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Hieronymous Alloy
Jan 30, 2009


Why! Why!! Why must you refuse to accept that Dr. Hieronymous Alloy's Genetically Enhanced Cream Corn Is Superior to the Leading Brand on the Market!?!






Morbid Hound

Welcome goonlings to the Awful Book of the Month!
In this thread, we choose one work of literature absolute crap and read/discuss it over a month. If you have any suggestions of books, choose something that will be appreciated by many people, and has many avenues of discussion. We'd also appreciate if it were a work of literature complete drivel that is easily located from a local library or book shop, as opposed to ordering something second hand off the internet and missing out on a week's worth of reading. Better yet, books available on e-readers.

Resources:

Project Gutenberg - http://www.gutenberg.org

- A database of over 17000 books available online. If you can suggest books from here, that'd be the best.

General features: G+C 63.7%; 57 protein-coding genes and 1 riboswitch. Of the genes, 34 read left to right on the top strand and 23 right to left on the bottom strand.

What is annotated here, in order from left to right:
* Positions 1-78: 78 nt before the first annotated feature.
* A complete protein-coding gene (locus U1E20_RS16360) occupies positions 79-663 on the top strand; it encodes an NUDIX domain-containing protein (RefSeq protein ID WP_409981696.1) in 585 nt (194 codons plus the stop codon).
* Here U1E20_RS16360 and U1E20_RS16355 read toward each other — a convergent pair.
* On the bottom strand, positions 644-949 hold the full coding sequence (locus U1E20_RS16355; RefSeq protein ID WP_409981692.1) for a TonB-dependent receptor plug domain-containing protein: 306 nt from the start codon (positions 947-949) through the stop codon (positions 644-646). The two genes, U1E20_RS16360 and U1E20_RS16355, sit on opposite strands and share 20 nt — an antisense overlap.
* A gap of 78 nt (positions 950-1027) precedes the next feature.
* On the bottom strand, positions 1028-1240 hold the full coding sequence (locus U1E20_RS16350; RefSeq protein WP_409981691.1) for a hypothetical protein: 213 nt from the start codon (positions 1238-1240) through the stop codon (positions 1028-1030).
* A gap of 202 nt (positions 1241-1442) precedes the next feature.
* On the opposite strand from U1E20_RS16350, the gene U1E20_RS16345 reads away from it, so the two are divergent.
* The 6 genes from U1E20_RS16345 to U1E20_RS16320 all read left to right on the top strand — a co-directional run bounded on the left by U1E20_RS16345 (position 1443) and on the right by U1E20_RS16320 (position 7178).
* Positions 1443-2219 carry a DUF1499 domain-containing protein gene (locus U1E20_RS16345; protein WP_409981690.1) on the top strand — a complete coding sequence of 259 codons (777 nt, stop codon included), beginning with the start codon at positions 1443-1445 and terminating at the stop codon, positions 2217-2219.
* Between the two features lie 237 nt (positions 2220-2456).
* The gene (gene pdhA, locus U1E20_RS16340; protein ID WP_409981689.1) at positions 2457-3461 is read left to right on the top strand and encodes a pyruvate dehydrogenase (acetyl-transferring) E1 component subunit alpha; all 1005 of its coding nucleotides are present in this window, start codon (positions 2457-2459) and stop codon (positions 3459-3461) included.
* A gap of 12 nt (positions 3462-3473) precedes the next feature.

SparkNotes - http://www.sparknotes.com/

- A very helpful Cliffnotes-esque site, but much better, in my opinion. If you happen to come in late and need to catch-up, you can get great character/chapter/plot summaries here.

:siren: For recommendations on future material, suggestions on how to improve the club, or just a general rant, feel free to PM me. :siren:

Past Books of the Month

[for BOTM before 2014, refer to archives]

2014:
January: Ursula K. LeGuin - The Left Hand of Darkness
February: Mikhail Bulgalov - Master & Margarita
March: Richard P. Feynman -- Surely You're Joking, Mr. Feynman!
April: James Joyce -- Dubliners
May: Gabriel Garcia Marquez -- 100 Years of Solitude
June: Howard Zinn -- A People's History of the United States
July: Mary Renault -- The Last of the Wine
August: Barbara Tuchtman -- The Guns of August
September: Jane Austen -- Pride and Prejudice
October: Roger Zelazny -- A Night in the Lonesome October
November: John Gardner -- Grendel
December: Christopher Moore -- The Stupidest Angel

2015:
January: Italo Calvino -- Invisible Cities
February: Karl Ove Knausgaard -- My Struggle: Book 1.
March: Knut Hamsun -- Hunger
April: Liu Cixin -- 三体 ( The Three-Body Problem)
May: John Steinbeck -- Cannery Row